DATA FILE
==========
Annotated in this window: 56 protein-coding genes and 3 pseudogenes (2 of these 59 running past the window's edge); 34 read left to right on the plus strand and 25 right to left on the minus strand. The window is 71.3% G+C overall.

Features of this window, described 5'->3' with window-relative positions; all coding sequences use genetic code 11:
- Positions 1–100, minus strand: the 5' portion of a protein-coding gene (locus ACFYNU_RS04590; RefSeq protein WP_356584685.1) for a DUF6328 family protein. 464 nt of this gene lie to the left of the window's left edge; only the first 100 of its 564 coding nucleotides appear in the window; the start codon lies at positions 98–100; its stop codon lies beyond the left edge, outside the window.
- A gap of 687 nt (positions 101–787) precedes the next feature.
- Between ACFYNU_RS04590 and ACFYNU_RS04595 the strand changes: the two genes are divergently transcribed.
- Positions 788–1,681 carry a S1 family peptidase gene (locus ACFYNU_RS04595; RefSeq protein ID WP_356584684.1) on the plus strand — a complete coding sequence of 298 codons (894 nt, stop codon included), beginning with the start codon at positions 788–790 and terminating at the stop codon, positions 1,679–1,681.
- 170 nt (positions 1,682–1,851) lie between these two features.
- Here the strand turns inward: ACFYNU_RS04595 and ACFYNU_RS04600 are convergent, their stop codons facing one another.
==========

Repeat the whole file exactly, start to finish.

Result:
Annotated in this window: 56 protein-coding genes and 3 pseudogenes (2 of these 59 running past the window's edge); 34 read left to right on the plus strand and 25 right to left on the minus strand. The window is 71.3% G+C overall.

Features of this window, described 5'->3' with window-relative positions; all coding sequences use genetic code 11:
- Positions 1–100, minus strand: the 5' portion of a protein-coding gene (locus ACFYNU_RS04590; RefSeq protein WP_356584685.1) for a DUF6328 family protein. 464 nt of this gene lie to the left of the window's left edge; only the first 100 of its 564 coding nucleotides appear in the window; the start codon lies at positions 98–100; its stop codon lies beyond the left edge, outside the window.
- A gap of 687 nt (positions 101–787) precedes the next feature.
- Between ACFYNU_RS04590 and ACFYNU_RS04595 the strand changes: the two genes are divergently transcribed.
- Positions 788–1,681 carry a S1 family peptidase gene (locus ACFYNU_RS04595; RefSeq protein ID WP_356584684.1) on the plus strand — a complete coding sequence of 298 codons (894 nt, stop codon included), beginning with the start codon at positions 788–790 and terminating at the stop codon, positions 1,679–1,681.
- 170 nt (positions 1,682–1,851) lie between these two features.
- Here the strand turns inward: ACFYNU_RS04595 and ACFYNU_RS04600 are convergent, their stop codons facing one another.